Tuesday, February 19, 2013

Book Review: The Trespassers: Korea, June 1871

Title: The Trespassers: Korea, June 1871
Author: Irving Werstein
Hardback: 158 pages
Publisher: E.P. Dutton & Co., Inc (May 1969)

ISBN-10: 999922928X
ISBN-13: 978-9999229289

And for today's obscure gem, we have (un)celebrated children's author Irving Werstein, who published dozens of short nonfiction titles that frequently dealt with international war. I came across this while researching the USS Pueblo Incident, which is mentioned in the introduction. For a library book from the late 60s, I have to say that I was impressed. Onto the review:

A short nonfiction account of the Battle of Kanghwa Island (1871) aimed at junior high school readers, this entertaining retelling of the "Sinmiyangyo" incident is surprisingly well-constructed. In addition to drawing on remarkably telling journal and diary entries from officers, sailors and marines who participated in the battle, the corresponding ink illustrations by Joseph Papin make this a delightfully fun, if not obscure, gem. If you happen to run across an old school library copy, I recommend picking it up.

It's sad to think that only four years later, the Japanese would end up doing a number on the island, too, and eventually the country itself in 1876.

Curiously not mentioned in the book, the marines famously captured the defending general's flag and brought it back to the states. There, it festered in an obscure wing of the U.S. Naval Academy Museum in Annapolis, Maryland. Seeing as how the flag was questionably obtained (the countries were not technically at war) its housing in an American museum raised the interests of a fellow acquaintance.

Korean archery expert and longtime American expat Thomas Duvernay was instrumental in repatriating the flag to Korea, albeit on a ten year loan. Unrelated, but also interesting is that his son, Nicholas, is a rockstar slash professor. Very impressive.

Lastly, a short biography of Irving Werstein courtesy of LibraryThing:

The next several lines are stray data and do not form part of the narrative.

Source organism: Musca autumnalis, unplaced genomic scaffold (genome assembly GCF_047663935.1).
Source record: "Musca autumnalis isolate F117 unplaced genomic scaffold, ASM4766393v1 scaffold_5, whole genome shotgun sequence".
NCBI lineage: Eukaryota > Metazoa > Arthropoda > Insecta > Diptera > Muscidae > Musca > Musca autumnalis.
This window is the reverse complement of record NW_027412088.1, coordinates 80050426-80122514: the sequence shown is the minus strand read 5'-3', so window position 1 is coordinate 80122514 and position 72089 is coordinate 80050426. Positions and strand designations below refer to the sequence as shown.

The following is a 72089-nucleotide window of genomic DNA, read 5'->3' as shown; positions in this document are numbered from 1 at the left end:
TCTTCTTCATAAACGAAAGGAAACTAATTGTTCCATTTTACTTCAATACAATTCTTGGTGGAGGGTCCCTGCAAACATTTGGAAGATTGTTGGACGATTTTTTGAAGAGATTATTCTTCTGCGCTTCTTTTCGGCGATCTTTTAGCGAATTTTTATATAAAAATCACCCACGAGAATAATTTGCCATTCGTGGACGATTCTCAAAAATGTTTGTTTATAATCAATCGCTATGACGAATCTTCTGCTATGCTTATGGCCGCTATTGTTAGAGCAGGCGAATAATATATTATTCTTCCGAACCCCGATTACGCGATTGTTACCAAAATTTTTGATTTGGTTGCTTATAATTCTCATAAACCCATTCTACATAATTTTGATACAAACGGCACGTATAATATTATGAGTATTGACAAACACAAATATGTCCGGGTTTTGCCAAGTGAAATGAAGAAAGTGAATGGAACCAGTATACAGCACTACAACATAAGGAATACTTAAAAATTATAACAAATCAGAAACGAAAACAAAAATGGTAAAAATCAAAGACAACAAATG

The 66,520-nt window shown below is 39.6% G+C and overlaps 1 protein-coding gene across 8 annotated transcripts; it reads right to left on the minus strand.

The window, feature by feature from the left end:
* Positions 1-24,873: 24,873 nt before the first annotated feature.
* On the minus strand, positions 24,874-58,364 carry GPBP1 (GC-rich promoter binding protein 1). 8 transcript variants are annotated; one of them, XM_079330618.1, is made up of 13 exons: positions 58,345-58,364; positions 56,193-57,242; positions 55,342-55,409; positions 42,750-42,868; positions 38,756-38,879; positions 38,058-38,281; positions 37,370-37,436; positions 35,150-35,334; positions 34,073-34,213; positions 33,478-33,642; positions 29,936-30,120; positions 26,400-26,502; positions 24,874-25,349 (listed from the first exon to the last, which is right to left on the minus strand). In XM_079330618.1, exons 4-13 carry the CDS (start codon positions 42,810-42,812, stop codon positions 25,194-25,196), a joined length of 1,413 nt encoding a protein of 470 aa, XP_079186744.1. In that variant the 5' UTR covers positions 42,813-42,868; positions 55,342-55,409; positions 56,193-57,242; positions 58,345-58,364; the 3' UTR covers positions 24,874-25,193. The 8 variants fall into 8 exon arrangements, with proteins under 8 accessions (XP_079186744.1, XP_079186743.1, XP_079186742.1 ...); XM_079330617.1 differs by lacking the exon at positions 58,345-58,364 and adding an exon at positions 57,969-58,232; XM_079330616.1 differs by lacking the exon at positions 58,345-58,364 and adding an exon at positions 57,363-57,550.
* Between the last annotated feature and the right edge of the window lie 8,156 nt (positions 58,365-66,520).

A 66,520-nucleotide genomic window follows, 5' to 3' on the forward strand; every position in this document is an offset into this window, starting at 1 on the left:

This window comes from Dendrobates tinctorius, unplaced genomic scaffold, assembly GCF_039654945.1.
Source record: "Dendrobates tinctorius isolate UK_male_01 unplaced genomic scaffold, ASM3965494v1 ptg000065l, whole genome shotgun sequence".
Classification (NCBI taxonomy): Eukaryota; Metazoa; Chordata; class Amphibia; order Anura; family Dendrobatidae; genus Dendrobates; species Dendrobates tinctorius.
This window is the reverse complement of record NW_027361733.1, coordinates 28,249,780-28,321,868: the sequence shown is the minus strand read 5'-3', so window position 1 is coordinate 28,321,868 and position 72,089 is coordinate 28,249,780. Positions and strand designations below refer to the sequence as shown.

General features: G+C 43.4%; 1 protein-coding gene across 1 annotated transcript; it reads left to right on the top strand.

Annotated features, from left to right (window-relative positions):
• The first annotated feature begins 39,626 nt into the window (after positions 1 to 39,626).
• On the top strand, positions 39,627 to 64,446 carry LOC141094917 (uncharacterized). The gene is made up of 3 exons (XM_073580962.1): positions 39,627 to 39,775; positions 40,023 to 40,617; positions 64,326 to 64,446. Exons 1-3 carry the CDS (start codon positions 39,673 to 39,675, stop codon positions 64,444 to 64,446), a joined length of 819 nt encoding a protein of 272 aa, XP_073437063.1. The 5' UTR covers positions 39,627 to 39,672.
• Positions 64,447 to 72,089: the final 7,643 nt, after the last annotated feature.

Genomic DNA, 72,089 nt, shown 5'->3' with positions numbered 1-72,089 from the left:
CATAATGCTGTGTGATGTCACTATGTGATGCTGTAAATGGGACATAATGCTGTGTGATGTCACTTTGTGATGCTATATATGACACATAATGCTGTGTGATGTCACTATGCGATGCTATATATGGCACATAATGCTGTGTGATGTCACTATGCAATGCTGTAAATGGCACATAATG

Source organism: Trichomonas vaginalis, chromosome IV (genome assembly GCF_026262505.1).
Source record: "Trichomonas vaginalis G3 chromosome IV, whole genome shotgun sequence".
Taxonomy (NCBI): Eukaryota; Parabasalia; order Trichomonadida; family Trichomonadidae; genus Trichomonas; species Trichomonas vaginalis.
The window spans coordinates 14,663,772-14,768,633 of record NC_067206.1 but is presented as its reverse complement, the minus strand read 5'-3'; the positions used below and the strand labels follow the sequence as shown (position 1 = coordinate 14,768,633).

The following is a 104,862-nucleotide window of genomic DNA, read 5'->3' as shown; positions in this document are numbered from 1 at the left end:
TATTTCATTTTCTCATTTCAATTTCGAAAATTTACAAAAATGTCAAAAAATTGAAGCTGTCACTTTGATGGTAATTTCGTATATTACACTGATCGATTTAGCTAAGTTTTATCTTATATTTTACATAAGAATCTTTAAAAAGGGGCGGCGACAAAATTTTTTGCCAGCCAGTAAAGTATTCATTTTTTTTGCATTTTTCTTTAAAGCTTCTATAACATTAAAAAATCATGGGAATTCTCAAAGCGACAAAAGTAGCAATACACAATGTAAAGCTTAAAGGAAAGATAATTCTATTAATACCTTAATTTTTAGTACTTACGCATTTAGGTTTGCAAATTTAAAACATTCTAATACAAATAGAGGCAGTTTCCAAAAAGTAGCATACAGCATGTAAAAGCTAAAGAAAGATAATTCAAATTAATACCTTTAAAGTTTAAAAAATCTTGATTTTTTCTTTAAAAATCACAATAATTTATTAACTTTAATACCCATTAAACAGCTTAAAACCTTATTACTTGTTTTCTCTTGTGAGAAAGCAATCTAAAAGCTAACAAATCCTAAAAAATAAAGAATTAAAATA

Irving Werstein was born and raised in Brooklyn, but grew up in Queens. He attended P.S. 90 and graduated from Richmond Hill High School, where he was on the staff of the school paper. Despite the Depression years of the early 1930's, he entered New York University, but family finances forced him to leave school only after 2 years. He claimed he left college to "see the world." He enjoyed various careers along the way, including those of waiter, camp counselor, factory worker, reporter. Mr. Werstein made his first writing sale in 1938. Before being drafted in 1941, Werstein sold many stories to mens and adventure magazines He served in the Army during WWII, stationed in Panama. On the eve of his transportation to England for the D-Day invasion, he contracted malaria, and sat out the remainder of the war stateside. In the army, he honed his writing skills working for the Army magazine, Yank. He achieved the exalted rank of Corporal. After his honorable discharge, he seriously embarked on a full-time writing career, selling his stories to the likes of Saturday Evening Post, plus radio and TV. He spent much of the late 40's and early 50's traveling, living abroad in England, Mexico and Italy. He returned and resided permanently in New York City, in particular, at the newly developed Stuyvesant Town apartments. His first published book, July 1863, came out in the fall of 1957. His newly adopted son arrived on February 22, 1958, a four year old born in Belgium. With his wife Goldie, the family resided continuously on the lower east side, with a move to Peter Cooper Village in 1968. Mr. Westein wrote over 50 books, mostly concentrating his efforts on non-fiction writing for young adults. He died of a sudden heart attack on April 7 1971. His wife died several months later. He left behind his young son Jack, now a librarian, living in Washington D.C. with his own adopted son, Michael.


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